Movies, Music, and TV

Lucifer cover

Mix one pinch Reaper into a hefty dose of Remington Steele, and you have Lucifer, a throwback show that just saw its fourth season debut on Netflix after it was unceremoniously canceled by Fox last year.

Tom Ellis stars as the titular character—the devil—who has made his way to earth for an extended vacation. He owns a night club, lives his days in debauchery, and has little interest in going back to overseeing demons and lost souls in hell. Additionally, he has managed to become a civilian consultant with L.A.P.D., where he finds a strange kinship with his assigned partner, Detective Chloe Decker (Lauren German).

It’s a procedural with a twist, and the similarities between Remington Steele and Lucifer are uncanny. It ranges from the basic premise—a female law enforcement professional teaming up with a mysterious, suave civilian—to character traits, like the formal ways the male anti-protagonists refer to their more competent partners: Steele, Ms. Holt; Lucifer, Detective. There are even comparable gimmicks, with Brosnan’s old movie references paralleling Ellis’s devilish now tell me… what is it that you truly desire? interrogation line.

And let it be said, Ellis makes an excellent Lucifer Morningstar. His character is charming and self-centered, and keen on pointing out that he is not evil. His job and curse are to oversee doomed souls in hell, but that, in his mind, does not make him the bad guy. That’s the core of the character, a fallen angel who is butthurt he has gotten the reputation of being a villain. It’s a very different take from what Ray Wise delivered in Reaper.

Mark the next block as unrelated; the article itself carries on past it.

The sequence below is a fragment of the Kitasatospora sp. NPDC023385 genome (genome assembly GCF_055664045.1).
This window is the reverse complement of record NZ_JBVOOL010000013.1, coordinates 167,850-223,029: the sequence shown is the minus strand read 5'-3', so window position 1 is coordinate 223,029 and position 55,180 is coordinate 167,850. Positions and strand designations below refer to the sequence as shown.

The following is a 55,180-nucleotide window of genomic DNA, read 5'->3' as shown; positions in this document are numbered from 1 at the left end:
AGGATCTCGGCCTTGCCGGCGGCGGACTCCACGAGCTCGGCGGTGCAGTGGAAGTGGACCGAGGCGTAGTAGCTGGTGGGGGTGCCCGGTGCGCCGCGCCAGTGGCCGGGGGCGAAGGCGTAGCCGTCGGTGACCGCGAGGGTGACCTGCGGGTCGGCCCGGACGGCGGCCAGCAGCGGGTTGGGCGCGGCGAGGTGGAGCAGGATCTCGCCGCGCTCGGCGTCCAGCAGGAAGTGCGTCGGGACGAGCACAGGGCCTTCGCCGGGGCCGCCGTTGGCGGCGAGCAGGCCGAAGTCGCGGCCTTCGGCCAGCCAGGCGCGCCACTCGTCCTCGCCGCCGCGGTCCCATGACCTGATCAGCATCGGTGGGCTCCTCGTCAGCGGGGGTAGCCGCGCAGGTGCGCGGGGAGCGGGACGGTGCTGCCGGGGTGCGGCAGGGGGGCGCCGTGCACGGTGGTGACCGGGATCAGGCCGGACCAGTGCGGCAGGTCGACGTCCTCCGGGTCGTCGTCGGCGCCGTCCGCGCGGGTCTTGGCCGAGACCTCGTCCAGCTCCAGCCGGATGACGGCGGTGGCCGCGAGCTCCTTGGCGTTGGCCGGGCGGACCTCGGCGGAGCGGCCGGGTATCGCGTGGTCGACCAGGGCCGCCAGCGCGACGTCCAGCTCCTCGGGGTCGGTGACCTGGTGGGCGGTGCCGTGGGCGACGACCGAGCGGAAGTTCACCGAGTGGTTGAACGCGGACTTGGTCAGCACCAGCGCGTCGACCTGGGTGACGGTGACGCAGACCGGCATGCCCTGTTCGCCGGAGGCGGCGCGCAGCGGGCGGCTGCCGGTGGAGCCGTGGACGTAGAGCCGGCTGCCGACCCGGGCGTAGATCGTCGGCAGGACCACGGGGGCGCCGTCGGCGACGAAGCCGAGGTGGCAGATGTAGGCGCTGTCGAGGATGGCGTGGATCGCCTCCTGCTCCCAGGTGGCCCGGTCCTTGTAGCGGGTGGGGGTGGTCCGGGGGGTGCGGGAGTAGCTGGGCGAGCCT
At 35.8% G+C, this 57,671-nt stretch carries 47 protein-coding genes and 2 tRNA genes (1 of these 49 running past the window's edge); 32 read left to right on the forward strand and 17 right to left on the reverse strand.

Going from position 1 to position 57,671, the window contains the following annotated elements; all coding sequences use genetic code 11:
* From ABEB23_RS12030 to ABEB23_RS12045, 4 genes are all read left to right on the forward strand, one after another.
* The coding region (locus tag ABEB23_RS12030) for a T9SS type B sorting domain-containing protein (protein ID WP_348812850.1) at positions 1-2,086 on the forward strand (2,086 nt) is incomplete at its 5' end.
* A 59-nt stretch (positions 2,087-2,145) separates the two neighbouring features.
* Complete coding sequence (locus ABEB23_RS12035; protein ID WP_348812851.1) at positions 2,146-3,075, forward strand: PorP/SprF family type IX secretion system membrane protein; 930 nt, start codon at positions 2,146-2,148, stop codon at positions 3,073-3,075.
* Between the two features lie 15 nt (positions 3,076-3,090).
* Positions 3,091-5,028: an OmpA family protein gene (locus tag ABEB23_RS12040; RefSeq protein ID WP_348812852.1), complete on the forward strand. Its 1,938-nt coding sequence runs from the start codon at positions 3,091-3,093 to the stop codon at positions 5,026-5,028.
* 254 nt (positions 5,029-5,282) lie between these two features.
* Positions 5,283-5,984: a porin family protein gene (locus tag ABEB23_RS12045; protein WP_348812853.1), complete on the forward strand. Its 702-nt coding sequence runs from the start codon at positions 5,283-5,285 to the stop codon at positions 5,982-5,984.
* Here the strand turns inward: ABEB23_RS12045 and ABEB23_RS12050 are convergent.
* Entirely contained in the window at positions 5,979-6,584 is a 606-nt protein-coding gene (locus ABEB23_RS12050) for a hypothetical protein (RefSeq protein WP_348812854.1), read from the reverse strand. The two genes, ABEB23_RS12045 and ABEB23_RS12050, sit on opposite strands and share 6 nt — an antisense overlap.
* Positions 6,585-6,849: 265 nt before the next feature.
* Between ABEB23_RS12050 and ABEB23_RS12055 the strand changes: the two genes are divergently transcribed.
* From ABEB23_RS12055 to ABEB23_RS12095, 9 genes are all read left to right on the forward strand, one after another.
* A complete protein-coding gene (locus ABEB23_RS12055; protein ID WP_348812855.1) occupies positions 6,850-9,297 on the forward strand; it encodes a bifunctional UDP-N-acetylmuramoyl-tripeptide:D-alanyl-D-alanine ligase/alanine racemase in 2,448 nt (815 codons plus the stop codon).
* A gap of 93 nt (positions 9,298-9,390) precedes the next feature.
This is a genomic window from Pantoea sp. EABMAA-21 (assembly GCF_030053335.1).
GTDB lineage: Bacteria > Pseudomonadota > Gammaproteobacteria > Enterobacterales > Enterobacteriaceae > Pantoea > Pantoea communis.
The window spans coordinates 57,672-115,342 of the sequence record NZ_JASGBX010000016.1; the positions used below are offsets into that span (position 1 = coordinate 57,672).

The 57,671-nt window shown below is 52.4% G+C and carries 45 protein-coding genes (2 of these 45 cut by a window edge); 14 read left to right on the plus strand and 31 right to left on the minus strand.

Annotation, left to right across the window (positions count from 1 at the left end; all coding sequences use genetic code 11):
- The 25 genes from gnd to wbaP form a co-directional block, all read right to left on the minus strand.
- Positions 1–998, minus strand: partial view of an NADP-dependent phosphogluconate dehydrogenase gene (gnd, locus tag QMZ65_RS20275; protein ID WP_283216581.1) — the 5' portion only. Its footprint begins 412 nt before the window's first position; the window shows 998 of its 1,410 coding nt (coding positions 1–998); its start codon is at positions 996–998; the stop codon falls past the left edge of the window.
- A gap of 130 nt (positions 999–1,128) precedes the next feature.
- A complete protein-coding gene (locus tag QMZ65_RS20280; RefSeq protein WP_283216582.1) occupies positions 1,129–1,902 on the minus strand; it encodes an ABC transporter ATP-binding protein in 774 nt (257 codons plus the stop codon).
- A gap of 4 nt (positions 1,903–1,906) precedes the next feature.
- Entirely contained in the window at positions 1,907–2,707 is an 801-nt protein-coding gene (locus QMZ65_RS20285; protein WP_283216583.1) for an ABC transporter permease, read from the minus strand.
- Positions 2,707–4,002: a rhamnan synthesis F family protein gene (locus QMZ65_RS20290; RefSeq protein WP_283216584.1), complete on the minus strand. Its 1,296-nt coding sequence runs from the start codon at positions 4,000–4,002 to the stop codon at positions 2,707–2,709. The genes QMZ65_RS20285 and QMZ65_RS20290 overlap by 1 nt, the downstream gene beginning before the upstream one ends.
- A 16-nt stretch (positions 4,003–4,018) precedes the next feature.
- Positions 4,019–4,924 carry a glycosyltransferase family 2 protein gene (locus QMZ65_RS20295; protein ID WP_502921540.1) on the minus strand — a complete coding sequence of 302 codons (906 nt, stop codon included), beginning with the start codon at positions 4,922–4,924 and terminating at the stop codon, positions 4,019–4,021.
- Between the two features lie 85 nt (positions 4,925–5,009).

The rest of the cast holds an equally high standard, and particularly Lesley-Ann Brandt delivers an excellent performance as Lucifer’s demon ally, Mazikeen.

It might not be the most profound meditation on the Bible, but Lucifer is an entertaining procedural, and it utilizes old testament lore to great effect. Giving a character in any show an overbearing brother is one thing; making the brother an angel with daddy issues adds some well-suited twists.

More than anything, Lucifer marries the best of the lighter eighties crime fare with the current trend of working with darker mythology. It is a well-balanced show, and it brings its own je ne sais quoi to the table. Kudos to the Netflix for taking a chance on saving Lucifer. It wasn’t a huge hit on Fox, but the fanbase was rabid enough to make it worth the streaming giant’s while, and we’re all better off because of it.

Throw Lucifer in with Sabrina, and Netflix has quite the run of devil based shows going right now.


The Girl in the Photographs

Movies, Music, and TV

The Girl in the Photographs cover

There are some movies that just exist. They’re not bad, they’re not good, they’re not even average. They just are. The Girl in the Photographs is, at its heart, one of those movies, one you on the surface should forget as soon as you have watched it. But, and there is a but here! The Girl in the Photographs might not be the most memorable of ninety-five minutes you’ll ever experience, but there is one performance that serves as something more than just a saving grace: I give you Mr. Kal Penn.